Principles of Physiological Measurement - 1st Edition - ISBN: 9780121569556, 9780323157438

Principles of Physiological Measurement

1st Edition

Authors: James Cameron
eBook ISBN: 9780323157438
Imprint: Academic Press
Published Date: 17th April 1986
Page Count: 288
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Principles of Physiological Measurement examines the basic principles underlying the techniques and instruments used in making measurements, including tracer methods and compartmental analysis. It describes measurements of oxygen, carbon dioxide, pH, ammonia, and miscellaneous gases such as hydrogen and nitrogen. The book also describes the general concepts of electrical transduction, amplification, and recording.
Organized into 15 chapters, this volume begins with an overview of some fundamental concepts of measurement, including basic gas and solution concepts, electronics relevant to measurement methods, and error in designing experiments. Some chapters are dedicated to the measurement of oxygen in gases and in aqueous solutions, partial pressure measurement of carbon dioxide in liquids, measurement of intracellular pH, and measurement of ammonia in gases and in solutions. Other chapters discuss the blood gas measurement, problems of controlling the gaseous environment, and basic principles of flow, velocity, force, displacement, and pressure, along with common methods for their measurement. The final chapters deal with ions and solutions, radioisotope concepts and techniques, and tracer kinetics. This book will be of interest to natural scientists and students in physiology courses.

Table of Contents


Chapter 1 Making Measurements

1.1 Introduction

1.2 The Distribution of Error

1.3 Pipetting: A Basic Laboratory Technique

1.4 Acknowledging Error When Designing Experiments

Literature Cited

Chapter 2 Basic Gas and Solution Concepts

2.1 Introduction

2.2 Gases

2.3 Liquids

2.4 Dissolution of Gases in Liquids

2.5 Diffusion

2.6 The Atmosphere

2.7 Convection: The Bulk Flow of Fluids

2.8 The Properties of Water and Aqueous Solutions

Literature Cited

Suggested Further Reading

Chapter 3 Basic Electronics of Measurement

3.1 Introduction

3.2 Simple Circuits

3.3 Amplification

3.4 Power Supplies

3.5 The Wheatstone Bridge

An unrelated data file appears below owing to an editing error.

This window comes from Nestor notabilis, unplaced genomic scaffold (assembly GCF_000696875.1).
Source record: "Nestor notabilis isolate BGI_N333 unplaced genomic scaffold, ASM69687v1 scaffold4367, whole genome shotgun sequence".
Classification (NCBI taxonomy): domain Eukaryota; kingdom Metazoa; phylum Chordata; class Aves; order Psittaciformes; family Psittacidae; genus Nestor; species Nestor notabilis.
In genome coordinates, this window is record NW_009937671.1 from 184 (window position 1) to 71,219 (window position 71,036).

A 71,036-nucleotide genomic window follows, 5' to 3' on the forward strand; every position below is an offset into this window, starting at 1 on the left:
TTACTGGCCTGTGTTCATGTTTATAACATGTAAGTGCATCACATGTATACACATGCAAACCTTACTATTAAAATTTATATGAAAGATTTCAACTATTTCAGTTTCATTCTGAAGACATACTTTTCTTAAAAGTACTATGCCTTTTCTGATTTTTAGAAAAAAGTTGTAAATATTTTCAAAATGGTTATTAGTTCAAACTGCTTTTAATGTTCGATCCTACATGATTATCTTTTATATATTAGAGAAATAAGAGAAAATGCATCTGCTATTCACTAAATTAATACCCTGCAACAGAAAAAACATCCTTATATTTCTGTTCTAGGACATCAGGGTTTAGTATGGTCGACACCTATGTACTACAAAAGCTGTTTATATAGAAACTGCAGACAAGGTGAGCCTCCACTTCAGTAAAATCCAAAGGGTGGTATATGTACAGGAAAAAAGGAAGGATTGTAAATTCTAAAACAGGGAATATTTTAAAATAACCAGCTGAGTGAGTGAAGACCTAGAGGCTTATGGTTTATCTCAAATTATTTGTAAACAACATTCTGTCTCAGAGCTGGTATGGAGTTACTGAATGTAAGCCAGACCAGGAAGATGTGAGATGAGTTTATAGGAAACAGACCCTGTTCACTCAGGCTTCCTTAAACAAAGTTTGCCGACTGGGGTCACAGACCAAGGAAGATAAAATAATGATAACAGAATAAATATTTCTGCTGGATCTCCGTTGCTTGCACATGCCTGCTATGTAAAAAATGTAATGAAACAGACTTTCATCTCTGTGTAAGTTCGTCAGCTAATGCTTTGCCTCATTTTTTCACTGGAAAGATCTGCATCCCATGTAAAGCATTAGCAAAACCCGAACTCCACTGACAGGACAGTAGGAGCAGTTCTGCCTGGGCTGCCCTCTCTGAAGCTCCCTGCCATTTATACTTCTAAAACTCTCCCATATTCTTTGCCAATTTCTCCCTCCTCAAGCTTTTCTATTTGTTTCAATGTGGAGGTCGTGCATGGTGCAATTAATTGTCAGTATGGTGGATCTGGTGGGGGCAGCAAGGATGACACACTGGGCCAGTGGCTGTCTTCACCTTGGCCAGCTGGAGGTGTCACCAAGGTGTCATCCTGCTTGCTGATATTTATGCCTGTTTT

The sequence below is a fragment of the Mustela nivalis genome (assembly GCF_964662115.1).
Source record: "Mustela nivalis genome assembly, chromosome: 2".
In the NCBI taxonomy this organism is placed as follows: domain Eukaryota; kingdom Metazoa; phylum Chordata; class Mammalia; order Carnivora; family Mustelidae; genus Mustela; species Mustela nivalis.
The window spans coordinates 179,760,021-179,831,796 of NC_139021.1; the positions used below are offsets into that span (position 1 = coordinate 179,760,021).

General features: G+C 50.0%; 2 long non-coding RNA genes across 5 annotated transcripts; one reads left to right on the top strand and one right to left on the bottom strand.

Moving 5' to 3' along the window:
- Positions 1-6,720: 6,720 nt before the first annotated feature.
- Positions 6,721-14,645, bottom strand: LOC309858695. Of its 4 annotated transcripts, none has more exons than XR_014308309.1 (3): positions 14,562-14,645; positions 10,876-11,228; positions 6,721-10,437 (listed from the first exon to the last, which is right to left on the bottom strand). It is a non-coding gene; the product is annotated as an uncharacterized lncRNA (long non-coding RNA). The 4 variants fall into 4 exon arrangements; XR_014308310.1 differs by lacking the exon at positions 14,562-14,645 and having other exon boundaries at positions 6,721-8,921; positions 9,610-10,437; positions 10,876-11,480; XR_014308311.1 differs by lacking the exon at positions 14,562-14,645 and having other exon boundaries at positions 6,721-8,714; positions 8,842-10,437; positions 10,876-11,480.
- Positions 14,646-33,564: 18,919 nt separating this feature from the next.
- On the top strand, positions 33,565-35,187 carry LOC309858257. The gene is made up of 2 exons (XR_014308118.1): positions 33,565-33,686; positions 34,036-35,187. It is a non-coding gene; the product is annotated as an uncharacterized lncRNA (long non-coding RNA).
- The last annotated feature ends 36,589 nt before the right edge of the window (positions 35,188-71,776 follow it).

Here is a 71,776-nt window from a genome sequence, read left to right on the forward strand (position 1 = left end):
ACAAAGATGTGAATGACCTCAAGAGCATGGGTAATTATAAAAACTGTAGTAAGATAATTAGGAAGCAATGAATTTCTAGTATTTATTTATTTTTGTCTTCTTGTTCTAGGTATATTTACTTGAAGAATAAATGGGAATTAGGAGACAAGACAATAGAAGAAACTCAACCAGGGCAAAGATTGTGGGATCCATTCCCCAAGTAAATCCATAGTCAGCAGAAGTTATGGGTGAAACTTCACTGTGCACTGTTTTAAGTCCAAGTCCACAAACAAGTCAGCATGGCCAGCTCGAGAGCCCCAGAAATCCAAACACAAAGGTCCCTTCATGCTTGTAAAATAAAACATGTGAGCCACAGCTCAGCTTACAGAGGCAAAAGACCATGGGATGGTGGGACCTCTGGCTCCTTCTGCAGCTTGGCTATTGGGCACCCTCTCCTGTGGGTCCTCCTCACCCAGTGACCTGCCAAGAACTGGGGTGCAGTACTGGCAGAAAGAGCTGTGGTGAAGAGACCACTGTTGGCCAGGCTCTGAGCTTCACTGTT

3.6 Electrical Measurements: Voltage, Current, Resistance

3.7 Electrical Recording

3.8 The Oscilloscope

3.9 Digital Techniques

Literature Cited

Suggested Further Reading

Chapter 4 Oxygen Measurement

4.1 Basic Properties

4.2 History

4.3 Oxygen Measurement in Gases

4.4 Oxygen Measurement in Aqueous Solution

Literature Cited

Chapter 5 Carbon Dioxide Measurement

5.1 Basic Properties

5.2 The Chemistry of CO2 in Water

5.3 Useful Reactions of CO2

5.4 Measurement of CO2 in Gases

5.5 Partial Pressure Measurement in Liquids

5.6 Measurement in Liquids: Total Content

5.7 Conclusions

Literature Cited

Chapter 6 pH

6.1 The Concept of pH

6.2 Buffering

6.3 Measuring pH in Bulk Solutions

6.4 Measurement of Intracellular pH

6.5 Miscellaneous pH Methods

Literature Cited

Chapter 7 Ammonia

7.1 Basic Properties

7.2 Introduction

7.3 Ammonia Solubility

7.4 The Chemistry of Ammonia in Solution

7.5 Measurement of Ammonia in Gases

7.6 Measurement of Ammonia in Solution

7.7 Ammonia Contamination

Literature Cited

Suggested Further Reading

Chapter 8 Miscellaneous Gases

8.1 Hydrogen

8.2 Carbon Monoxide

8.3 Helium

8.4 Nitrogen

Literature Cited

Chapter 9 Controlling the Gaseous Environment

9.1 Introduction

9.2 Controlling Humidity (Water Vapor)

9.3 Mixing Gases

9.4 Gas Washout and Changeover

9.5 Controlling Gases in Solutions

Literature Cited

Chapter 10 Measurement of Physiological Gases in Blood

10.1 Introduction

10.2 Blood and Plasma Sampling

10.3 Oxygen in Blood

10.4 Carbon Dioxide in Blood

10.5 Other Gases

10.6 Dissociation Curve Measurement

Literature Cited

Suggested Further Reading

Chapter 11 Flow and Velocity Measurement

11.1 Flow Measurement in Gases

11.2 Measurement of Flow in Liquids

Literature Cited

Chapter 12 Force, Displacement, and Pressure Measurement

12.1 Basic Units

12.2 Displacement Transducers

12.3 Pressure Transducers

Literature Cited

Chapter 13 Measurement of Ions and Solution Properties

13.1 Osmotic Pressure

13.2 Salinity Measurement

13.3 Measurement of Water Content

13.4 Measurement of Specific Inorganic Ions

13.5 Specific Ion Electrodes

13.6 Ion Chromatography

Literature Cited

Chapter 14 Radioisotope Techniques

14.1 Types of Radiation

14.2 Detection of Radiation: Interaction with Matter

14.3 Radioactive Half-Life

14.4 Units of Radiation

14.5 Practical Aspects of Gamma Counting

14.6 Practical Aspects of Liquid Scintillation Counting

14.7 Quenching and Efficiency Correction

14.8 Radiation Safety and Handling

Literature Cited

Chapter 15 Tracer Methods and Compartmental Analysis

15.1 Introduction

15.2 Single Compartment Kinetics: The Dye Wash-Out Example

15.3 Single Compartment Analysis: A Chemical Pool Example

15.4 Two-Compartment Kinetics

15.5 The Use of Tracers for Ion Movements

15.6 Multi-Compartment Analyses

Literature Cited

Suggested Further Reading


Appendix 1 Units of Pressure and Conversion Factors

Appendix 2 Solubility of O2 and CO2 at Different Temperatures and Salinities

Appendix 3 Vapor Pressure of Water at Different Temperatures

Appendix 4 BASIC Computer Program for Calculating the Time Course of Washout or Changeover from One Concentration to Another

Appendix 5 Composition and Characteristics of Some Standard Buffers

Appendix 6 Nomograms for Assessment of Radiation Counting Errors

Appendix 7 Calculations for Dual-Isotope Counting

Appendix 8 Table of Electrical Symbols



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© Academic Press 1986
Academic Press
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About the Author

James Cameron

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